The hotel shortage is creating some new opportunities for entrepreneurs. One happens to be the Maharana of Udaipur, whose family ran the state in the days of the Raj but lost all political power a half-century ago. He runs an empire of eight luxury hotels, whose rooms go for hundreds of dollars. But his latest project is the Garden Hotel, a renovated former workers' quarters whose rooms go for $70 a night.
The hotel has been an immediate success. Although it opened only last October, it's already completely full during the current peak season. "It's very difficult to get a room in Udaipur at this price," explains manager Ranjeet Singh.
The lack of hotel rooms should bring the international hotel chains scurrying to Udaipur, but it isn't happening. One explanation is that large cities like Mumbai, New Delhi and Bangalore have year-round business traffic, while Udaipur's tourism slows to a crawl in the hot summer months followed by the monsoon.
It's a wonderful paradox: a Marxist government is changing this city from an economic basket base to a center for high-tech and other modern industry.
Once a proponent of radical labor laws and powerful unions, the government is now wooing companies with tax breaks and free land, in a bid to return the city to its former glory as the industrial center of India. It's a sign of just how deep-seeded the change in India is.
"Kolkata was a terrible place for so many years," says D.K. Chaudhuri, head of the computer-software company Skytech Solutions, which has offices in three Indian cities plus New York, London and Chicago, yet chose Kolkata to be its corporate headquarters. Now, "it's the most pro-active government I've ever seen. They behave like capitalists, no matter what the rhetoric."
The transformation of Kolkata -- once known mainly for Mother Teresa and abject poverty -- is one of India's great success stories. Downtown, the buildings are grimy, the air is polluted by the ancient buses and taxis, and the sidewalks serve as sleeping quarters for thousands of homeless. But a half-hour's drive away, in the spotlessly clean Salt Lake district, it's another world. Gleaming, modern buildings, reached by broad, tree-lined boulevards, house hundreds of information-technology companies. The city, formerly called Calcutta, also has one of the most vibrant cultural scenes in India, as literature, dance, modern art and music are all thriving here.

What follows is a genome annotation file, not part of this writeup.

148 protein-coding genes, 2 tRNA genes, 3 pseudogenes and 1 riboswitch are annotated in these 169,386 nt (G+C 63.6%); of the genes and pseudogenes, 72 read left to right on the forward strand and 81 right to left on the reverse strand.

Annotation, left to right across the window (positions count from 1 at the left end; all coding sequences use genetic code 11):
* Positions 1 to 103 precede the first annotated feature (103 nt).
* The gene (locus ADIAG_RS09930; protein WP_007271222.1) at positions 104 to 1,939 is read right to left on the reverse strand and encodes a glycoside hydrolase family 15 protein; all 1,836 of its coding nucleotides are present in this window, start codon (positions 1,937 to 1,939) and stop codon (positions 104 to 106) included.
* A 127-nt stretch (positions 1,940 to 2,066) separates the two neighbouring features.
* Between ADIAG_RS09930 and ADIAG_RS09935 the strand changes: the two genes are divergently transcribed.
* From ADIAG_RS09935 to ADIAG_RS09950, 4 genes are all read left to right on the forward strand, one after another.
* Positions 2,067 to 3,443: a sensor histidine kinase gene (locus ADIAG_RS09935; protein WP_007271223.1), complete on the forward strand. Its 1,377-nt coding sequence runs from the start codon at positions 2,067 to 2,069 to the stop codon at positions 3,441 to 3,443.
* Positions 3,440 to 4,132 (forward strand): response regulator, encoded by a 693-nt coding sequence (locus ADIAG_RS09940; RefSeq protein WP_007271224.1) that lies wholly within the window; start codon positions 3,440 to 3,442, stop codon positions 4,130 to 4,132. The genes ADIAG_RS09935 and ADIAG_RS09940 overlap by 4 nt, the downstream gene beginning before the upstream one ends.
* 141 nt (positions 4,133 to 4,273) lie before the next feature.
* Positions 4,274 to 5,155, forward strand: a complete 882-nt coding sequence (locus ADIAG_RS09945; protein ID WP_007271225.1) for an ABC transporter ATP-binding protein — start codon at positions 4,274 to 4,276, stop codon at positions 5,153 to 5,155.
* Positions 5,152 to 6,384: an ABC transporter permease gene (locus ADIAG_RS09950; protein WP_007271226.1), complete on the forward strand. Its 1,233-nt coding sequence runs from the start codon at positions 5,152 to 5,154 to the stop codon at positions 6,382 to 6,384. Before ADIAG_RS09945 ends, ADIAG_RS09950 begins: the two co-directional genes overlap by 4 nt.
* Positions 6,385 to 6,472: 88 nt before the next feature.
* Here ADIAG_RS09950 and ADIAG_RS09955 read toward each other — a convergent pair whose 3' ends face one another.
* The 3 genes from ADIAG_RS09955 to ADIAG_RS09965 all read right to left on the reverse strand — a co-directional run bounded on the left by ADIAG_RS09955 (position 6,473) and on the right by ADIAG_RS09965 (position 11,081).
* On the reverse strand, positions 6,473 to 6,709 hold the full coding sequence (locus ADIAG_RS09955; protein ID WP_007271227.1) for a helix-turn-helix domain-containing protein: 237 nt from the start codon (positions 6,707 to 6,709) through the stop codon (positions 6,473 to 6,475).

Marxist ideology still plays a role in the state of West Bengal, of which Kolkata is the capital. The government has an active land-redistribution program, for example. But "Marxism is not opposed to industrialization," says Nirupam Sen, West Bengal's minister of commerce and industries.
Ashok Hadi, an information-technology consultant at one of India's most-successful companies, knows he could make $80,000 to $100,000 a year -- more than triple his current salary -- if he moved to the U.S. But he isn't interested.
"There are many more opportunities here," says Mr. Hadi, who works mainly with American clients of the Indian software-outsourcing company Infosys Technologies.
By now, many people have heard of Bangalore, the southern Indian city that is home to some of India's most important tech companies. But the rise of Hyderabad -- often dubbed "Cyberabad" -- shows how India's information-technology prowess is spreading to other cities. That, in turn, is helping to reverse the "brain drain" of previous years.
For tourists, Hyderabad offers a pleasant alternative to Bangalore. It has vacant hotel rooms, less pollution, and fewer traffic jams. There's a picturesque Old City built when Muslims ruled the area.
Hyderabad has about 300 information-technology companies employing a total of 175,000 people -- both of those figures have tripled in the past three or four years -- says S.V. Ramachandran, regional director of the National Association of Software and Service Companies, the trade association for India's high-tech industry. "More and more Indians in the U.S. are coming back and setting up operations here," he says.
The headquarters of Indian companies in Hyderabad are as luxurious as anything in Silicon Valley. Consider Satyam Computer Services, which has revenue of $1 billion. Its wooded 120-acre campus just outside Hyderabad features not only strikingly modern buildings, an employee swimming pool and a gym, but also enclosures for deer, peacocks, rabbits and other animals. Staff doctors tend to the needs of employees, while a veterinarian takes care of the animals.
And in Hyderabad, India's second tech hub after Bangalore, a relatively small salary can go a long way. With his $24,000-a-year income, Mr. Hadi owns a 1,700-square-foot, three-bedroom apartment that he bought three years ago for $40,000. He has paid off his car, sends his son to nursery school for $400 a year and has a full-time maid.
Write to Stan Sesser at firstname.lastname@example.org